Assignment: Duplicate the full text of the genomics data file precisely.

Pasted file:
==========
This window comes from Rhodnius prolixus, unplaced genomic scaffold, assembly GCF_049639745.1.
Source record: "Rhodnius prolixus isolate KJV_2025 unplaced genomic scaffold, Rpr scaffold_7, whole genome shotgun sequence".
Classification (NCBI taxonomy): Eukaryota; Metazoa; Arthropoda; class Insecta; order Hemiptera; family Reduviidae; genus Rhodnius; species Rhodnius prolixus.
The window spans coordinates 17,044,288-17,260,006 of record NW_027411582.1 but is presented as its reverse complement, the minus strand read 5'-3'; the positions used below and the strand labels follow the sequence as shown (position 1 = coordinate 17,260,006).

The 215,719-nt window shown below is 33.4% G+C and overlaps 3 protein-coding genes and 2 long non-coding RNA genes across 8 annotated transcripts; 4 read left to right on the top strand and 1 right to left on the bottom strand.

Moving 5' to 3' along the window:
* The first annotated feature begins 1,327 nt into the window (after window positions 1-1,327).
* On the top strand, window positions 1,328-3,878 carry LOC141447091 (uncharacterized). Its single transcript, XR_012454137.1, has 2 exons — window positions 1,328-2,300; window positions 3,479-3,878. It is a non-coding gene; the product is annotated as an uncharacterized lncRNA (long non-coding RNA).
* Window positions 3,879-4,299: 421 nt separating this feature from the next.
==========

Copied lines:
This window comes from Rhodnius prolixus, unplaced genomic scaffold, assembly GCF_049639745.1.
Source record: "Rhodnius prolixus isolate KJV_2025 unplaced genomic scaffold, Rpr scaffold_7, whole genome shotgun sequence".
Classification (NCBI taxonomy): Eukaryota; Metazoa; Arthropoda; class Insecta; order Hemiptera; family Reduviidae; genus Rhodnius; species Rhodnius prolixus.
The window spans coordinates 17,044,288-17,260,006 of record NW_027411582.1 but is presented as its reverse complement, the minus strand read 5'-3'; the positions used below and the strand labels follow the sequence as shown (position 1 = coordinate 17,260,006).

The 215,719-nt window shown below is 33.4% G+C and overlaps 3 protein-coding genes and 2 long non-coding RNA genes across 8 annotated transcripts; 4 read left to right on the top strand and 1 right to left on the bottom strand.

Moving 5' to 3' along the window:
* The first annotated feature begins 1,327 nt into the window (after window positions 1-1,327).
* On the top strand, window positions 1,328-3,878 carry LOC141447091 (uncharacterized). Its single transcript, XR_012454137.1, has 2 exons — window positions 1,328-2,300; window positions 3,479-3,878. It is a non-coding gene; the product is annotated as an uncharacterized lncRNA (long non-coding RNA).
* Window positions 3,879-4,299: 421 nt separating this feature from the next.